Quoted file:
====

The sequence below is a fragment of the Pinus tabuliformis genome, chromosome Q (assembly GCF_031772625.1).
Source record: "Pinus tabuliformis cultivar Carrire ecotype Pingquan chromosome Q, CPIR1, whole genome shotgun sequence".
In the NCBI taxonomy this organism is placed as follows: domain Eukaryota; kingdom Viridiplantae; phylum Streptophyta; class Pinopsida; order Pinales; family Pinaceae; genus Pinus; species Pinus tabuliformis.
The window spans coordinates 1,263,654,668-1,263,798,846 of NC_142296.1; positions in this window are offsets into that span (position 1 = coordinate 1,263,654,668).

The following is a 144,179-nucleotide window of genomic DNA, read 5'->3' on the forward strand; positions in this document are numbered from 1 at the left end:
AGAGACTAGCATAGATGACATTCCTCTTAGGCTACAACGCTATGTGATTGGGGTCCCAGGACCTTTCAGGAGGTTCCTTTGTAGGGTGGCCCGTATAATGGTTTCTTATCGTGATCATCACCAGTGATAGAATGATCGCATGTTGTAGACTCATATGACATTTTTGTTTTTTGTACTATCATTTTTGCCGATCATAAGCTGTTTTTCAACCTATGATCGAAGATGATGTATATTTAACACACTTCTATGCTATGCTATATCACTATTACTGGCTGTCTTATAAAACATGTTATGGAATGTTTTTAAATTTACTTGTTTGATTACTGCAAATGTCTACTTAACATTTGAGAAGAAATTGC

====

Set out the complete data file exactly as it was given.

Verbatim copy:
The sequence below is a fragment of the Pinus tabuliformis genome, chromosome Q (assembly GCF_031772625.1).
Source record: "Pinus tabuliformis cultivar Carrire ecotype Pingquan chromosome Q, CPIR1, whole genome shotgun sequence".
In the NCBI taxonomy this organism is placed as follows: domain Eukaryota; kingdom Viridiplantae; phylum Streptophyta; class Pinopsida; order Pinales; family Pinaceae; genus Pinus; species Pinus tabuliformis.
The window spans coordinates 1,263,654,668-1,263,798,846 of NC_142296.1; positions in this window are offsets into that span (position 1 = coordinate 1,263,654,668).

The following is a 144,179-nucleotide window of genomic DNA, read 5'->3' on the forward strand; positions in this document are numbered from 1 at the left end:
AGAGACTAGCATAGATGACATTCCTCTTAGGCTACAACGCTATGTGATTGGGGTCCCAGGACCTTTCAGGAGGTTCCTTTGTAGGGTGGCCCGTATAATGGTTTCTTATCGTGATCATCACCAGTGATAGAATGATCGCATGTTGTAGACTCATATGACATTTTTGTTTTTTGTACTATCATTTTTGCCGATCATAAGCTGTTTTTCAACCTATGATCGAAGATGATGTATATTTAACACACTTCTATGCTATGCTATATCACTATTACTGGCTGTCTTATAAAACATGTTATGGAATGTTTTTAAATTTACTTGTTTGATTACTGCAAATGTCTACTTAACATTTGAGAAGAAATTGC